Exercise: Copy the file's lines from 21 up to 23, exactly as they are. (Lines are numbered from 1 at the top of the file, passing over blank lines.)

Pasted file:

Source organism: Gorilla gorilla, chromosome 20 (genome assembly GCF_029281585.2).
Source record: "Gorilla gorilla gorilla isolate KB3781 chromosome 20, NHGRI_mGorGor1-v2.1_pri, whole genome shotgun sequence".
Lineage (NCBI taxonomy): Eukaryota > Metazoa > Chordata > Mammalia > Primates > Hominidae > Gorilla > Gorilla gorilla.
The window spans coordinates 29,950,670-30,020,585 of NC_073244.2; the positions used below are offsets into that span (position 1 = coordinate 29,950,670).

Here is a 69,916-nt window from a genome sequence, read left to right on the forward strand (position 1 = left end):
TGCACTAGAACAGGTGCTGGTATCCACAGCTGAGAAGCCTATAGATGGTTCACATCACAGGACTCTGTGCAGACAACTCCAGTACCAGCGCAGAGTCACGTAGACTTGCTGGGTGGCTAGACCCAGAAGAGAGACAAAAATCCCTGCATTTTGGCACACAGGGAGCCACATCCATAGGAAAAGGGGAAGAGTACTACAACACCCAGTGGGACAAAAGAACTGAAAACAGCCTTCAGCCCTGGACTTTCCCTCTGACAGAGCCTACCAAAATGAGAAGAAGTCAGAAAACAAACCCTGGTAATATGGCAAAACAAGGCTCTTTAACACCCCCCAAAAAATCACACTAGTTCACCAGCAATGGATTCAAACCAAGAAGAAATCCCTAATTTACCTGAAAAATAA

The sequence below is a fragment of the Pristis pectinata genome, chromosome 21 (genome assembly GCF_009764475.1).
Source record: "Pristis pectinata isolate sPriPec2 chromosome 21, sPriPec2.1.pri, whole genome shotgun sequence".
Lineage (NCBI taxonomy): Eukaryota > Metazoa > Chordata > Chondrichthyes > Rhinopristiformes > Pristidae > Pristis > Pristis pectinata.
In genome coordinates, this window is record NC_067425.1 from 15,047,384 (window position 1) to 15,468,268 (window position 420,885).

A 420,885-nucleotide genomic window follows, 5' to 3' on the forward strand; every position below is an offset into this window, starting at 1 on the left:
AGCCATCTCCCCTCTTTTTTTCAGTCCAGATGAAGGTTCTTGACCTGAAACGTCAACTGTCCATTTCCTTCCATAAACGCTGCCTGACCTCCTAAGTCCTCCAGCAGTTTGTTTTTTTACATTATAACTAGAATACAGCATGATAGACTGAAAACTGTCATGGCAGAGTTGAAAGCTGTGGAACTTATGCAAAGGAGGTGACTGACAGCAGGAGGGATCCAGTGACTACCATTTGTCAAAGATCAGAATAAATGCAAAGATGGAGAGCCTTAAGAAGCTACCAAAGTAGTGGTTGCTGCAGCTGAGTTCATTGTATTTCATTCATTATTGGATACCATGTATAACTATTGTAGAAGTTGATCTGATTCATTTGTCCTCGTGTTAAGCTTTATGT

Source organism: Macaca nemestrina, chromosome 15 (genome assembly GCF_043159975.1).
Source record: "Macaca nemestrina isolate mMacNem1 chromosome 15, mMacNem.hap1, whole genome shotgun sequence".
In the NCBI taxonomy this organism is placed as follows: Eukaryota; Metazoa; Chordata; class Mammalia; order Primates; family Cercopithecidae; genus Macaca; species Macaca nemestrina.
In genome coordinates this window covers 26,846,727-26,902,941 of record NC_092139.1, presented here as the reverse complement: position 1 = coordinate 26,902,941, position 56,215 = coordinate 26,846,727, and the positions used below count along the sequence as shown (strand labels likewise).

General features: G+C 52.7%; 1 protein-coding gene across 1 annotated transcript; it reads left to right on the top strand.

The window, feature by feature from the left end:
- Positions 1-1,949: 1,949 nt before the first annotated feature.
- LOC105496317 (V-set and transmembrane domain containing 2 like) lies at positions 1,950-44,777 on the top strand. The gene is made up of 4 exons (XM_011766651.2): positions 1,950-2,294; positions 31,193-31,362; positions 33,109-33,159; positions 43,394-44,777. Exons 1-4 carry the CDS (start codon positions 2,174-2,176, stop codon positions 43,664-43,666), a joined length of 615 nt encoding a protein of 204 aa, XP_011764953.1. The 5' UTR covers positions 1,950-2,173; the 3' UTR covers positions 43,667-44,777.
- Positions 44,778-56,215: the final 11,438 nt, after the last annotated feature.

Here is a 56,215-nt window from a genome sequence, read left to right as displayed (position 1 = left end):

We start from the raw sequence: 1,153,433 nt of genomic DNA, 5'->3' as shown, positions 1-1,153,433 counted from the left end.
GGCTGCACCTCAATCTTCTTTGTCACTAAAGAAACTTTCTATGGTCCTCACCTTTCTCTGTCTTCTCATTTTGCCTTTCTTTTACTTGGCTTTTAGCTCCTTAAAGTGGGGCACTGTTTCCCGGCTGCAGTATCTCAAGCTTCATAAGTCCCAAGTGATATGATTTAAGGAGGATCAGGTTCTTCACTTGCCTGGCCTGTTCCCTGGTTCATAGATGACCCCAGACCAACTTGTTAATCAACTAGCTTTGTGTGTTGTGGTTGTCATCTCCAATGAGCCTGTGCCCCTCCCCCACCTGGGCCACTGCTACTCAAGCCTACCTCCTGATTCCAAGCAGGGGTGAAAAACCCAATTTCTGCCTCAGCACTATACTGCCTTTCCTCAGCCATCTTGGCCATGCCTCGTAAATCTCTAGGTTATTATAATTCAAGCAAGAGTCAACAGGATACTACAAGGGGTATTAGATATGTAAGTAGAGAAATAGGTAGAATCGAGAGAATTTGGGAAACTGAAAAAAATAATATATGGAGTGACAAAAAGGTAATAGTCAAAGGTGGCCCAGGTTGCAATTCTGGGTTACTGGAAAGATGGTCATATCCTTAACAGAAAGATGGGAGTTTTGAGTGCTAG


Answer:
- Positions 44,778-56,215: the final 11,438 nt, after the last annotated feature.

Here is a 56,215-nt window from a genome sequence, read left to right as displayed (position 1 = left end):

We start from the raw sequence: 1,153,433 nt of genomic DNA, 5'->3' as shown, positions 1-1,153,433 counted from the left end.